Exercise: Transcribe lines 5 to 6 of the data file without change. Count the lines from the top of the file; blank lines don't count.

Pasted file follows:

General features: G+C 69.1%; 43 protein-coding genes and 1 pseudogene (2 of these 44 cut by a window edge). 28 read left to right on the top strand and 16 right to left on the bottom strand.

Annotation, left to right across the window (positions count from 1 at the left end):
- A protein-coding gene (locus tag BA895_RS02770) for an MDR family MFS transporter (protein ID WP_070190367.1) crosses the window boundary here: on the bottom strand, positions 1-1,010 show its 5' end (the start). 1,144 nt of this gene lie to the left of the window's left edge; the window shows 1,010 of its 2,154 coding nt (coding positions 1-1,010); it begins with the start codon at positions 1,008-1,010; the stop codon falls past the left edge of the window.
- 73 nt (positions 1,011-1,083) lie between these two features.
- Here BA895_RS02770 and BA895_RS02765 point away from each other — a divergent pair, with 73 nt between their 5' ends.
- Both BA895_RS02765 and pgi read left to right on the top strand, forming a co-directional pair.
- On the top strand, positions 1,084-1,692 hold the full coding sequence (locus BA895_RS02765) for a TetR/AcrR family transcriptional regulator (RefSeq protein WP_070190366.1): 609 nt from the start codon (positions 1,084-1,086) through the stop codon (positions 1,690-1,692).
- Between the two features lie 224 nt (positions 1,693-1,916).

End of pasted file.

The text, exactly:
- Here BA895_RS02770 and BA895_RS02765 point away from each other — a divergent pair, with 73 nt between their 5' ends.
- Both BA895_RS02765 and pgi read left to right on the top strand, forming a co-directional pair.